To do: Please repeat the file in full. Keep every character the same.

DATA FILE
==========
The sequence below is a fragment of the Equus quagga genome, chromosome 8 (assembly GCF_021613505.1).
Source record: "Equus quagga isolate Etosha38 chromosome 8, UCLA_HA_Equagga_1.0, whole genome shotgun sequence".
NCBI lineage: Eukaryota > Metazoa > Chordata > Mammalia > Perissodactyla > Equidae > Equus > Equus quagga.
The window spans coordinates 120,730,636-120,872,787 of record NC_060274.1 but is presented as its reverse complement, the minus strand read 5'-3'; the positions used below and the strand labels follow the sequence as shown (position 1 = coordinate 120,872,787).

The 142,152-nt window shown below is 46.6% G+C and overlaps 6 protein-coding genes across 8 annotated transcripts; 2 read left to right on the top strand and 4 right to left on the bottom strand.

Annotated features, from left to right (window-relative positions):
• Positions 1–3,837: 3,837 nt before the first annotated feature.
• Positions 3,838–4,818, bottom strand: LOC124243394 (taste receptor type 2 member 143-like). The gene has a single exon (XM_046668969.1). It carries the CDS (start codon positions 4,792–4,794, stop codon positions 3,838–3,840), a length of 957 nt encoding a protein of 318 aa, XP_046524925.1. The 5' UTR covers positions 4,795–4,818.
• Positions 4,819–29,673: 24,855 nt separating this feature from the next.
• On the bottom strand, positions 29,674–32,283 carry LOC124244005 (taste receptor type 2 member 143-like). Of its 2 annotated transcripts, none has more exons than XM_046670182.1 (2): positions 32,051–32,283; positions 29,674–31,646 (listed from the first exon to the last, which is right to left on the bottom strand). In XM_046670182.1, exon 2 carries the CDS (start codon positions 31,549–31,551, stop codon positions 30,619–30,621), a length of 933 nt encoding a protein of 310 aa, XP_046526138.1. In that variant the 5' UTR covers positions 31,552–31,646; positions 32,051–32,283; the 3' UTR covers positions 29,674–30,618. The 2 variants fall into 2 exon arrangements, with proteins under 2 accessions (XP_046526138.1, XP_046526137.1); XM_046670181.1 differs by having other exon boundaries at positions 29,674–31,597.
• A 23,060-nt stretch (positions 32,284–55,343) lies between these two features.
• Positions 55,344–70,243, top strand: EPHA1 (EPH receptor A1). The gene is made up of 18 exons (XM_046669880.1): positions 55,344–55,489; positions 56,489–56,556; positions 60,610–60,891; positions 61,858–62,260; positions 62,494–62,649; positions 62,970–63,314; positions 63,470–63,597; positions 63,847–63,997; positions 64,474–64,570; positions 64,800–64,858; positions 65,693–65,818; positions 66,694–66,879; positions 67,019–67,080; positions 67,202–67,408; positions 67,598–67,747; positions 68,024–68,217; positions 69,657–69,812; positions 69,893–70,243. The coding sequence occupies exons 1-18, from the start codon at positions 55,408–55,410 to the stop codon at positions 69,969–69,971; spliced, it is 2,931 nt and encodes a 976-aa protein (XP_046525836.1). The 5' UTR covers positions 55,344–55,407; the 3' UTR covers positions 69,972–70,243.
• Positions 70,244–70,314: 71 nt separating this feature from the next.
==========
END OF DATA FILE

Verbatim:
The sequence below is a fragment of the Equus quagga genome, chromosome 8 (assembly GCF_021613505.1).
Source record: "Equus quagga isolate Etosha38 chromosome 8, UCLA_HA_Equagga_1.0, whole genome shotgun sequence".
NCBI lineage: Eukaryota > Metazoa > Chordata > Mammalia > Perissodactyla > Equidae > Equus > Equus quagga.
The window spans coordinates 120,730,636-120,872,787 of record NC_060274.1 but is presented as its reverse complement, the minus strand read 5'-3'; the positions used below and the strand labels follow the sequence as shown (position 1 = coordinate 120,872,787).

The 142,152-nt window shown below is 46.6% G+C and overlaps 6 protein-coding genes across 8 annotated transcripts; 2 read left to right on the top strand and 4 right to left on the bottom strand.

Annotated features, from left to right (window-relative positions):
• Positions 1–3,837: 3,837 nt before the first annotated feature.
• Positions 3,838–4,818, bottom strand: LOC124243394 (taste receptor type 2 member 143-like). The gene has a single exon (XM_046668969.1). It carries the CDS (start codon positions 4,792–4,794, stop codon positions 3,838–3,840), a length of 957 nt encoding a protein of 318 aa, XP_046524925.1. The 5' UTR covers positions 4,795–4,818.
• Positions 4,819–29,673: 24,855 nt separating this feature from the next.
• On the bottom strand, positions 29,674–32,283 carry LOC124244005 (taste receptor type 2 member 143-like). Of its 2 annotated transcripts, none has more exons than XM_046670182.1 (2): positions 32,051–32,283; positions 29,674–31,646 (listed from the first exon to the last, which is right to left on the bottom strand). In XM_046670182.1, exon 2 carries the CDS (start codon positions 31,549–31,551, stop codon positions 30,619–30,621), a length of 933 nt encoding a protein of 310 aa, XP_046526138.1. In that variant the 5' UTR covers positions 31,552–31,646; positions 32,051–32,283; the 3' UTR covers positions 29,674–30,618. The 2 variants fall into 2 exon arrangements, with proteins under 2 accessions (XP_046526138.1, XP_046526137.1); XM_046670181.1 differs by having other exon boundaries at positions 29,674–31,597.
• A 23,060-nt stretch (positions 32,284–55,343) lies between these two features.
• Positions 55,344–70,243, top strand: EPHA1 (EPH receptor A1). The gene is made up of 18 exons (XM_046669880.1): positions 55,344–55,489; positions 56,489–56,556; positions 60,610–60,891; positions 61,858–62,260; positions 62,494–62,649; positions 62,970–63,314; positions 63,470–63,597; positions 63,847–63,997; positions 64,474–64,570; positions 64,800–64,858; positions 65,693–65,818; positions 66,694–66,879; positions 67,019–67,080; positions 67,202–67,408; positions 67,598–67,747; positions 68,024–68,217; positions 69,657–69,812; positions 69,893–70,243. The coding sequence occupies exons 1-18, from the start codon at positions 55,408–55,410 to the stop codon at positions 69,969–69,971; spliced, it is 2,931 nt and encodes a 976-aa protein (XP_046525836.1). The 5' UTR covers positions 55,344–55,407; the 3' UTR covers positions 69,972–70,243.
• Positions 70,244–70,314: 71 nt separating this feature from the next.